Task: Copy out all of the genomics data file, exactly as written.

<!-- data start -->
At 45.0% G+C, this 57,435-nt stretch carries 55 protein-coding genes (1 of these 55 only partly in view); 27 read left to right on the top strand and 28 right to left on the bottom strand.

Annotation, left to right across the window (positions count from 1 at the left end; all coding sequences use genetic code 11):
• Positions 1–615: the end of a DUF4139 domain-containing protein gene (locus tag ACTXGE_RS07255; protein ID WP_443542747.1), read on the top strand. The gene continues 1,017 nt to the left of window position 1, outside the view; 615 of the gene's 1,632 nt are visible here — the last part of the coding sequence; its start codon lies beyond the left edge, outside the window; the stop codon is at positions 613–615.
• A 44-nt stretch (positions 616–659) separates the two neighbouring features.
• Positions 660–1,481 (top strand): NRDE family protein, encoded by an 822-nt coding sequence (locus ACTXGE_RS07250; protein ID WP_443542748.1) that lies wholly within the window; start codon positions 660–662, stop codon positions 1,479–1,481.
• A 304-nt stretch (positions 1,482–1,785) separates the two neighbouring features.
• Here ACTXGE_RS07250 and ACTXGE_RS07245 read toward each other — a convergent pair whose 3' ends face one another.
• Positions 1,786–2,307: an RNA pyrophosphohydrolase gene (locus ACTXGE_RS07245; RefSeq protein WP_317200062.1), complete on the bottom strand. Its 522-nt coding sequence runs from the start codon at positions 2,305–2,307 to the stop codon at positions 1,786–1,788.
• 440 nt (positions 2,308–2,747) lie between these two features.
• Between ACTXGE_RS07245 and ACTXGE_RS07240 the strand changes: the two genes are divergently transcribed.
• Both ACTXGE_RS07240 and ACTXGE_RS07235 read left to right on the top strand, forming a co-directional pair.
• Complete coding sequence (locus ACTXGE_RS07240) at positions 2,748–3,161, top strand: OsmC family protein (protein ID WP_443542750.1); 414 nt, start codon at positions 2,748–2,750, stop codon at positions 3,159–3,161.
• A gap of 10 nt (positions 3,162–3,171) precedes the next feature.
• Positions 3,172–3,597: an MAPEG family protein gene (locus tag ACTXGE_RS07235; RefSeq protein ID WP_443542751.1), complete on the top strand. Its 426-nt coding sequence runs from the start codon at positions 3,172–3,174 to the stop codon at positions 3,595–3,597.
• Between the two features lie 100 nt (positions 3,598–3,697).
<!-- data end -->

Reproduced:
At 45.0% G+C, this 57,435-nt stretch carries 55 protein-coding genes (1 of these 55 only partly in view); 27 read left to right on the top strand and 28 right to left on the bottom strand.

Annotation, left to right across the window (positions count from 1 at the left end; all coding sequences use genetic code 11):
• Positions 1–615: the end of a DUF4139 domain-containing protein gene (locus tag ACTXGE_RS07255; protein ID WP_443542747.1), read on the top strand. The gene continues 1,017 nt to the left of window position 1, outside the view; 615 of the gene's 1,632 nt are visible here — the last part of the coding sequence; its start codon lies beyond the left edge, outside the window; the stop codon is at positions 613–615.
• A 44-nt stretch (positions 616–659) separates the two neighbouring features.
• Positions 660–1,481 (top strand): NRDE family protein, encoded by an 822-nt coding sequence (locus ACTXGE_RS07250; protein ID WP_443542748.1) that lies wholly within the window; start codon positions 660–662, stop codon positions 1,479–1,481.
• A 304-nt stretch (positions 1,482–1,785) separates the two neighbouring features.
• Here ACTXGE_RS07250 and ACTXGE_RS07245 read toward each other — a convergent pair whose 3' ends face one another.
• Positions 1,786–2,307: an RNA pyrophosphohydrolase gene (locus ACTXGE_RS07245; RefSeq protein WP_317200062.1), complete on the bottom strand. Its 522-nt coding sequence runs from the start codon at positions 2,305–2,307 to the stop codon at positions 1,786–1,788.
• 440 nt (positions 2,308–2,747) lie between these two features.
• Between ACTXGE_RS07245 and ACTXGE_RS07240 the strand changes: the two genes are divergently transcribed.
• Both ACTXGE_RS07240 and ACTXGE_RS07235 read left to right on the top strand, forming a co-directional pair.
• Complete coding sequence (locus ACTXGE_RS07240) at positions 2,748–3,161, top strand: OsmC family protein (protein ID WP_443542750.1); 414 nt, start codon at positions 2,748–2,750, stop codon at positions 3,159–3,161.
• A gap of 10 nt (positions 3,162–3,171) precedes the next feature.
• Positions 3,172–3,597: an MAPEG family protein gene (locus tag ACTXGE_RS07235; RefSeq protein ID WP_443542751.1), complete on the top strand. Its 426-nt coding sequence runs from the start codon at positions 3,172–3,174 to the stop codon at positions 3,595–3,597.
• Between the two features lie 100 nt (positions 3,598–3,697).